Also in the offseason, Franklin added a consultant named Larry Lewis, who was the head coach at Idaho State in 1999 when Franklin was the wide receivers coach there. Lewis has been a college coach since 1981. Most recently, Lewis was the special teams coordinator and running backs coach at Virginia. At UVA in 2015, Lewis’ punt returns unit was ranked No. 6 in the country. Prior to that, he was special teams coach at Colorado State and Nevada, where Khald Wooten was once the nation’s No. 4 punt returner, at 15.1 yards per return.

Lewis’ influence at Penn State has been immediate and evident. Early in his career, Thompkins had a hard time holding onto the ball. This season, defenders have a hard time holding onto him when he returns punts — which is why they try very hard to kick away from him. (Indiana punted eight times on Saturday; not one was returnable.) Overall, Thompkins ranks No. 8 in the nation among all punt returners, with 11 returns for 206 yards — and an impressive 18.7-yard average.

On Saturday, I asked Scott, “How big is Lewis’ impact on Penn State’s special teams this season?”

“It’s been huge,” Scott replied. “It’s been huge, especially in terms of giving guys a deeper understanding of the game, giving us tidbits and helping with the coaches as well. A lot of those guys don’t get a lot of credit because they’re under the radar. But in terms of developing our players mentally and assisting the coaches behind the schemes, they’ve been huge.”


Such staffing costs money. And in Franklin’s time at Penn State, the budgeting for support staff for the football program has exploded — growing by $2.98 million in three years, according to annual reports Penn State must file with the NCAA and the U.S. Department.

In 2012-13, under Bill O’Brien, the money spent on the football support staff was a bit more than $683,000. In 2013-14, which encompassed time with both O’Brien and Franklin, it jumped to nearly $2.87 million. In 2014-15, it was $4.06 million. And in 2015-16, it was $3.66 million.

Of course, not all that money has gone to pay for the aforementioned quality control assistants and consultants. But it does give you more of an idea of what Franklin means when he talks “investments.”


With the return of a full complement of 85 scholarships, Franklin aimed to invest a few of them on scholarships for kickers. Gillikin is the prime example of that investment paying off.

What about Alex Barbir, Penn State’s redshirt freshman place-kicker also on scholarship? Not so much. Or, at least not yet. Barbir has kicked off five times in 2017, for a 60.8-yard average. Two of the five have gone out of bounds.

Barbir came into the picture when Quinn Nordin, who like Gillikin is from Georgia, de-committed from Penn State to go to Michigan, where he finally landed. That Franklin and Huff had ID’d Nordin, and at one time had him deplaning in State College, was testament to their strategy. Nordin is 11 of 13 on field goals this fall for the Wolverines, and ranks No. 2 in the nation with 2.75 made field goals a game.


Penn State has more top-line players on its roster, from top to bottom, than it has had in several years. This depth manifests itself several ways.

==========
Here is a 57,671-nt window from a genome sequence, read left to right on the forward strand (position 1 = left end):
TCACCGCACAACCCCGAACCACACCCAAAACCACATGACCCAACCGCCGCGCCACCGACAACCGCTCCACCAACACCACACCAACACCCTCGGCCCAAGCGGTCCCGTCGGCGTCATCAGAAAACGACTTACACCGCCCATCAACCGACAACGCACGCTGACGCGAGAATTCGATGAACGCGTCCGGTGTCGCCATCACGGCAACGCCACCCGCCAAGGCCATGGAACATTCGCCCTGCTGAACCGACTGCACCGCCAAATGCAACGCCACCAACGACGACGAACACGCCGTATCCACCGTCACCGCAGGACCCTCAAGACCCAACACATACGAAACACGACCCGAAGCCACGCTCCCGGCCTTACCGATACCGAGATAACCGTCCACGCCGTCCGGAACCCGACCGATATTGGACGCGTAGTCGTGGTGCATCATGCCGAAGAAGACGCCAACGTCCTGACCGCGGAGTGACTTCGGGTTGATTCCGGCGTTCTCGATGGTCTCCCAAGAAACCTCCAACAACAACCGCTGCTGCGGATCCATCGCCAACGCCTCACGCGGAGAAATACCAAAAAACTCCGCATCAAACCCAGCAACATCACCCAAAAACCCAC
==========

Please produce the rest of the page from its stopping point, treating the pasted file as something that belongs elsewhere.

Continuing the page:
Penn State’s special teams player are more skilled and faster, and there are more of them. The competition to get on the field in any manner is fierce on a squad that is 14-1 over its last 15 games, and it extends to filling the slots on several special team units. Charles is great example of this. Now in his third season, Charles is still having a tough time cracking Gattis’ wide receiver rotation. But he keeps on coming up big on special teams.

“It’s great to see guys like Irvin Charles, who has made so many plays for us on special teams,” Franklin said on Saturday night. “That’s just going to continue to grow and build confidence with him and spill into his role on offense eventually.”

Still, several starters are aching to be on special teams. Barkley is the most visible example of this. A number of other Nittany Lion starters play on special teams — like senior corner Christian Campbell, who is on the No. 1 punt return group. It’s a mindset, says Scott, that permeates the locker room.

“We have a lot of guys who want to be on special teams,” Scott said. “Special teams are not looked at as a punishment or being below starters. If you’re starting on special teams, you’re just as important as Saquon, Hammy (DaeSean Hamilton), Jason Cabinda. We take a lot of pride in that and we want to make our presence known.”

The Nittany Lions are also faster. Witness their kickoff coverage unit, which would comprise almost two full 4×100 relay units. Chasing down kicks are the likes of Charles, Scott, Lamont Wade, Tariq Castro-Fields, Irv Charles, Nick Scott, Jarvis Miller and Ayron Monroe.


With a deeper and broader roster, Franklin can afford to devote more quality time on special teams play in practice. That work finds its way into games, said Campbell.

“Every special teams rep at every practice, we go full speed,” Campbell said. “Practice is harder than a game.”

That includes the work that goes into forcing a fumble, which Campbell did on Saturday while on defense (the concept is the same for special teams play). “We work on that in practice all the time: Strip it, somebody else close to the ball picks it up and scores,” Campbell said. “That work helps. And you are starting to see it show up it in a game.”

In other words, it’s starting to pay dividends.

Which is exactly why Franklin calls it an investment.